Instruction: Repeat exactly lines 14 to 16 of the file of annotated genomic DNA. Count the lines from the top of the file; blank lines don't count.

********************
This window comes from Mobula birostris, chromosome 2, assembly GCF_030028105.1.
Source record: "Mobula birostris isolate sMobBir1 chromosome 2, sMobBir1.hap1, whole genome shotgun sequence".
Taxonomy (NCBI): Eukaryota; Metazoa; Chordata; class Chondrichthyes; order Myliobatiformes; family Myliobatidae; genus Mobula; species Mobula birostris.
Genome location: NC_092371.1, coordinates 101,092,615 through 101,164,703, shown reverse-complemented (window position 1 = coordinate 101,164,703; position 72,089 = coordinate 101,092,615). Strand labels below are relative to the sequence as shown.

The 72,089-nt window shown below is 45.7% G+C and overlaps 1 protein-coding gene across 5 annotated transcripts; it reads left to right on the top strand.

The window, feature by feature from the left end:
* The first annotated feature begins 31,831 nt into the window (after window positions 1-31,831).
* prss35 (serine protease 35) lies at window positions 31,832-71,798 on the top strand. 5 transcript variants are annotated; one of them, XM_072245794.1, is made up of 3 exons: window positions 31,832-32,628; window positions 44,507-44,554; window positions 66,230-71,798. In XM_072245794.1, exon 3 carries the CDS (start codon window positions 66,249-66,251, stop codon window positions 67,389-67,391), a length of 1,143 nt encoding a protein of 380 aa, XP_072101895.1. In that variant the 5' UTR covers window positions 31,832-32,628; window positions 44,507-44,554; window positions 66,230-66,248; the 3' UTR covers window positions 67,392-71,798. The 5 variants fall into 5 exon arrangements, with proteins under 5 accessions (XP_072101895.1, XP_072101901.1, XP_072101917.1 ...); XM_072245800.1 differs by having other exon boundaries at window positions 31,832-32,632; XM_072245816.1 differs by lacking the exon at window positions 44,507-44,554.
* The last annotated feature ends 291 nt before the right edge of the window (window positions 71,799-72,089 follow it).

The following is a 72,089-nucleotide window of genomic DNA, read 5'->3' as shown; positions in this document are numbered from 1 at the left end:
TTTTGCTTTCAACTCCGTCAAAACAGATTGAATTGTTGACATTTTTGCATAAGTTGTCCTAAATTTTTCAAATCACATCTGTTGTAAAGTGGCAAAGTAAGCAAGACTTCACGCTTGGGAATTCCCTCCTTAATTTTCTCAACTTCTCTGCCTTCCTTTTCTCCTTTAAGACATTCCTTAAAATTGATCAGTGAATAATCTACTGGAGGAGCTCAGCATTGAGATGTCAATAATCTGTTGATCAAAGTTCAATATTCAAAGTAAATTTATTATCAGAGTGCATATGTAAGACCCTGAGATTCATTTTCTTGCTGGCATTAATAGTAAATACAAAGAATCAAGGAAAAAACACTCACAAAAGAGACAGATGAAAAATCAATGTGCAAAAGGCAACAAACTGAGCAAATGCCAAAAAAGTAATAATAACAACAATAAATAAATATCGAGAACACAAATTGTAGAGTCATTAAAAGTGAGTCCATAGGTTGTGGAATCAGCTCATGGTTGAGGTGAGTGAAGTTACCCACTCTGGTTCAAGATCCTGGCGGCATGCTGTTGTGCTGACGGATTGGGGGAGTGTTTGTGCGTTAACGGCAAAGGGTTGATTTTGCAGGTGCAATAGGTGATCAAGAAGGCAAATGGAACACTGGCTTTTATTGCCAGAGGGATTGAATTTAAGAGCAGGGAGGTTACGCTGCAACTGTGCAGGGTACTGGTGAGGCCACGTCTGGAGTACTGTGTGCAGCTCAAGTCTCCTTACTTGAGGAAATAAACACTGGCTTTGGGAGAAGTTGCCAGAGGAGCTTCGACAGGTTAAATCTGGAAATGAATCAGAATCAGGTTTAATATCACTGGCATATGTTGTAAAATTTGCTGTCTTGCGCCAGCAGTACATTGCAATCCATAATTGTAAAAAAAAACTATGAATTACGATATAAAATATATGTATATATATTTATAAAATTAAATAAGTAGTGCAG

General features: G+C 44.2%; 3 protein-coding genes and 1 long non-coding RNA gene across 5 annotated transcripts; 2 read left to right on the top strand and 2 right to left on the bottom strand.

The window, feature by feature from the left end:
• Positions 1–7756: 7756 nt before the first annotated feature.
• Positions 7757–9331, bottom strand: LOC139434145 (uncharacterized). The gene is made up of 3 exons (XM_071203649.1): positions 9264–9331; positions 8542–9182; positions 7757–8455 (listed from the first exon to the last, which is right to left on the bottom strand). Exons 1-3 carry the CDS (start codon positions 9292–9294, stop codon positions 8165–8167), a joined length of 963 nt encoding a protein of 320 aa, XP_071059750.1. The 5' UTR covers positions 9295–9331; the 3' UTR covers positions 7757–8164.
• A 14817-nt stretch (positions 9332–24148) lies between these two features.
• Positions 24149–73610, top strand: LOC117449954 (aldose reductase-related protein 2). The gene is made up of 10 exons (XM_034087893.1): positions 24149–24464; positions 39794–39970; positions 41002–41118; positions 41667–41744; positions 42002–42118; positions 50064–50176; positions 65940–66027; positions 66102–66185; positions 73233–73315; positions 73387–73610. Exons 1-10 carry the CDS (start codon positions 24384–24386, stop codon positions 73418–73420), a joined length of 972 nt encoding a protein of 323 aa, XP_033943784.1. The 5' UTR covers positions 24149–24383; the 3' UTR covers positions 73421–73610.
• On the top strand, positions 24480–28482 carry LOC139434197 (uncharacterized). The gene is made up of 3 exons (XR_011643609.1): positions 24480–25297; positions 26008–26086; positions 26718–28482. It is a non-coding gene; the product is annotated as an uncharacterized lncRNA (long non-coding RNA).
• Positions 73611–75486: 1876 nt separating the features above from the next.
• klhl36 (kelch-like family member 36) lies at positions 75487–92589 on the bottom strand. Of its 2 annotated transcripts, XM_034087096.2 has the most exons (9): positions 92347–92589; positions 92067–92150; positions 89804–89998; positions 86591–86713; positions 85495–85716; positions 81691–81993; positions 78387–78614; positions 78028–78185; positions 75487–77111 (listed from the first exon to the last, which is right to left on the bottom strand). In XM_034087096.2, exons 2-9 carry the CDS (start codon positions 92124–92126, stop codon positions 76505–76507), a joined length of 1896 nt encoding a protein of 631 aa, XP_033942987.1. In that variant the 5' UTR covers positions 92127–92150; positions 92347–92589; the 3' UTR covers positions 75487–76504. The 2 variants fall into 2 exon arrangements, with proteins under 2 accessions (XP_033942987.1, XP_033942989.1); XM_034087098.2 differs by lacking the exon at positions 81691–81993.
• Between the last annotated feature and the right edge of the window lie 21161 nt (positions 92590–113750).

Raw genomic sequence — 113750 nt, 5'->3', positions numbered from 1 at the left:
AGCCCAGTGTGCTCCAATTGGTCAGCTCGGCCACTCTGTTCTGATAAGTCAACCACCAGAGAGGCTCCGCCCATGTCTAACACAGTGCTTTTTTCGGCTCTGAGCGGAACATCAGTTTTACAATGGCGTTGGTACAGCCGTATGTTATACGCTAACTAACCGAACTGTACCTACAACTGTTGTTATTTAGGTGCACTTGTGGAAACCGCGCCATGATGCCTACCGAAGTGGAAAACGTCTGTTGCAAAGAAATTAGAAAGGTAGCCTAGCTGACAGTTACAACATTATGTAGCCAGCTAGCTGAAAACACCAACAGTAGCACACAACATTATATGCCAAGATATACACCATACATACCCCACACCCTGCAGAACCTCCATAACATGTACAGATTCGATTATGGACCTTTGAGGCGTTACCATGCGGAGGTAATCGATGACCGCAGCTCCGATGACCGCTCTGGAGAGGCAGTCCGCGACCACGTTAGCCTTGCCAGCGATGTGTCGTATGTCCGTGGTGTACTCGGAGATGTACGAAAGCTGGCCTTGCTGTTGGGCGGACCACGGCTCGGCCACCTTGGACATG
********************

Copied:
• Positions 1–7756: 7756 nt before the first annotated feature.
• Positions 7757–9331, bottom strand: LOC139434145 (uncharacterized). The gene is made up of 3 exons (XM_071203649.1): positions 9264–9331; positions 8542–9182; positions 7757–8455 (listed from the first exon to the last, which is right to left on the bottom strand). Exons 1-3 carry the CDS (start codon positions 9292–9294, stop codon positions 8165–8167), a joined length of 963 nt encoding a protein of 320 aa, XP_071059750.1. The 5' UTR covers positions 9295–9331; the 3' UTR covers positions 7757–8164.
• A 14817-nt stretch (positions 9332–24148) lies between these two features.